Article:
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Thursday, March 31, 2011
Ind. Decisions - 7th Circuit reverses Indiana decision and directs prisoner's release by State of Indiana ...
In Jones v. Basinger (SD Ind., Young), a 48-page opinion, Judge Hamilton writes:
In 2004, petitioner Antonio Jones was convicted in an Indiana state court for his involvement in a horrific robbery that culminated in four murders. At his trial, two police detectives testified in detail about an informant’s double-hearsay statement accusing Jones as the leader of the robbery and murders. That testimony was allowed on the theory that it was offered not to show the truth of the informant’s statement but for the purpose of showing the course of the police investigation that led to Jones’ arrest. A divided Indiana Court of Appeals affirmed Jones’ conviction, and the state courts denied relief on post-conviction review. Jones petitioned for a writ of habeas corpus under 28 U.S.C. § 2254, alleging that this testimony violated his Sixth Amendment right to confront the witnesses against him. The district court denied the petition without reaching the merits of Jones’ Sixth Amendment claim.ILB: I had hopes of finding the Court of Appeals opinion, but it was NFP and issued in 2005, before the Court began posting its NFPs online. However, I did find this.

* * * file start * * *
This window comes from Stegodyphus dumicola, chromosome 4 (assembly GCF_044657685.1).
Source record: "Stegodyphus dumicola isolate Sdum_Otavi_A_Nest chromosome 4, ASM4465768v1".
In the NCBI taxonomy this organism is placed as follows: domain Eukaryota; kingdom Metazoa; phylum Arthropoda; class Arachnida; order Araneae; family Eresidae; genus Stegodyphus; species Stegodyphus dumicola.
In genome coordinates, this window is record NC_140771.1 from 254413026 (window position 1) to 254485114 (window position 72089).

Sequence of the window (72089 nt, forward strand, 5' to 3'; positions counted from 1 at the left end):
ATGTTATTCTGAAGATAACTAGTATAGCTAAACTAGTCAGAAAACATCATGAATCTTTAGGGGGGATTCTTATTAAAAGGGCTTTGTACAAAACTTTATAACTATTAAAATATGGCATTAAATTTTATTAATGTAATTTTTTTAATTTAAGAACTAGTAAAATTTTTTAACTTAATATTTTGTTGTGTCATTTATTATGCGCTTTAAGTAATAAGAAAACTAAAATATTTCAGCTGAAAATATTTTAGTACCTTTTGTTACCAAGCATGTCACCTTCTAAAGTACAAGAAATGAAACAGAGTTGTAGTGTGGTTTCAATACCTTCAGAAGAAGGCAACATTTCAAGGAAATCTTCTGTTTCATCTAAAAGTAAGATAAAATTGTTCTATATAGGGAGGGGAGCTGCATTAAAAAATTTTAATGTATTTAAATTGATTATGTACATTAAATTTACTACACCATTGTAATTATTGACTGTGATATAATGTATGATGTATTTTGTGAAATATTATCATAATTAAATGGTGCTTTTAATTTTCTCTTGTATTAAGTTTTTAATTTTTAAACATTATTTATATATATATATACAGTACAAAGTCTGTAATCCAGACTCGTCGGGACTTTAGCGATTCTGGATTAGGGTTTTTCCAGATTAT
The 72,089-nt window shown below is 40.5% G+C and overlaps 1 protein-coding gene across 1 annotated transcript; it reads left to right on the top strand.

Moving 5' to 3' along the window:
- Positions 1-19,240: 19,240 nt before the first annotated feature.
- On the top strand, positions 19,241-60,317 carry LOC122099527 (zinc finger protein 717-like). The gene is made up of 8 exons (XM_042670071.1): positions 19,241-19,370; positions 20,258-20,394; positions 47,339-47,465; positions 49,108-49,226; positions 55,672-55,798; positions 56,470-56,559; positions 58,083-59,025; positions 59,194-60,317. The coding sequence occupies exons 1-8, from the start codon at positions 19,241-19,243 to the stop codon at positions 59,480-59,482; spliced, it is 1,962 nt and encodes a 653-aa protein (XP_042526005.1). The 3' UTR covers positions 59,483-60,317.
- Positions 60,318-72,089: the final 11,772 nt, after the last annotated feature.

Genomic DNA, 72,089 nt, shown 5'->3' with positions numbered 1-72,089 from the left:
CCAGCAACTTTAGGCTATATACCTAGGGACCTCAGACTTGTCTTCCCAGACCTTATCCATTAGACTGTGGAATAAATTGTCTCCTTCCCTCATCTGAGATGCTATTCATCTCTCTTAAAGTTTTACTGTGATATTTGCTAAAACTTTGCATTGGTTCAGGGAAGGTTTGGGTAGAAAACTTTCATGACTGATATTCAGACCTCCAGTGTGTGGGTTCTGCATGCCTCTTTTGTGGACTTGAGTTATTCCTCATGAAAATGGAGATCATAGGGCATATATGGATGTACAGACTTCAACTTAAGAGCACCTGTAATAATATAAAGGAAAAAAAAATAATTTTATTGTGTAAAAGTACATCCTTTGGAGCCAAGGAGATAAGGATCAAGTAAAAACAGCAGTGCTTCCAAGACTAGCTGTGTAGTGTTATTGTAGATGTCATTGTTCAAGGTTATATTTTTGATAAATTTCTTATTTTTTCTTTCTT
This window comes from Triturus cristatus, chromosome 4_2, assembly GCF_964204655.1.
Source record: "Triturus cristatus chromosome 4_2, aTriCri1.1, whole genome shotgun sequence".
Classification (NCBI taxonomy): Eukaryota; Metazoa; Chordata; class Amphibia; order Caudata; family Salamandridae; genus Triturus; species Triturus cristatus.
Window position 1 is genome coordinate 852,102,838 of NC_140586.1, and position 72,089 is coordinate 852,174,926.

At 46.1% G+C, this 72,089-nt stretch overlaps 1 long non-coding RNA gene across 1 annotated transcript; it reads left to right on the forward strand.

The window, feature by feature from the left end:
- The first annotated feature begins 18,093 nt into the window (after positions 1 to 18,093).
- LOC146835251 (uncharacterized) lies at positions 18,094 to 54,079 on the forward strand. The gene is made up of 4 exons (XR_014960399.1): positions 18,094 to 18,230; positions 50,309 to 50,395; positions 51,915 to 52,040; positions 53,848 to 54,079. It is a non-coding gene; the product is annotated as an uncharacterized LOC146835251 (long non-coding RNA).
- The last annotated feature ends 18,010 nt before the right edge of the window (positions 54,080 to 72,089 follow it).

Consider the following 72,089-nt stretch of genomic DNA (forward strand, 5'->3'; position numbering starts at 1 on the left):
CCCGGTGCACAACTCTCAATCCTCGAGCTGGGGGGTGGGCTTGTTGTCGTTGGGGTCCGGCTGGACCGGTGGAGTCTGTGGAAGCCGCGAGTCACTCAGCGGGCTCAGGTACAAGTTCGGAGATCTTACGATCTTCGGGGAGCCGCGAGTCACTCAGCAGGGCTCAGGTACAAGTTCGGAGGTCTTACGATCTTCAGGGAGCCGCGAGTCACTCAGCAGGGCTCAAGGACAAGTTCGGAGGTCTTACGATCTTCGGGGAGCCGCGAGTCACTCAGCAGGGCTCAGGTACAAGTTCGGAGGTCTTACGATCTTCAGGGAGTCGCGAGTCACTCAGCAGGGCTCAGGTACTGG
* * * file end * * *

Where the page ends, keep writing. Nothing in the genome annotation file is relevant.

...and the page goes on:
The trial record makes unmistakably clear that the informant’s double-hearsay against Jones was in fact used as substantive evidence to prove Jones’ guilt, in violation of his Sixth Amendment rights. The Indiana Court of Appeals’ failure to recognize this fact was an unreasonable failure to apply the Supreme Court’s decision in Crawford v. Washington, 541 U.S. 36 (2004), to this case. Accordingly, we reverse and remand with instructions to grant the petition. * * *
Perhaps Jones is guilty of the crimes with which he has been charged. From the evidence presented at trial, that is a distinct possibility. “We may not, however, vitiate constitutional guarantees when they have the effect of allowing the guilty to go free.” Davis, 547 U.S. at 833. In this case, the Constitution demands that Jones have an opportunity to confront Parks if his statements to Lewis, as reported to the police detectives, are to be used as evidence against Jones. The Constitution makes no exception for Jones because the prosecution’s star witness was unsavory, because the prosecution’s case was otherwise weak, or because Jones was accused of especially heinous crimes.
We REVERSE and REMAND this matter with instructions to the district court to grant Jones’ habeas petition pursuant to 28 U.S.C. § 2254, directing the State of Indiana to release Jones within 120 days of the issuance of the mandate unless the State elects to retry Jones within that time.
Posted by Marcia Oddi on March 31, 2011 01:02 PM
Posted to Ind. (7th Cir.) Decisions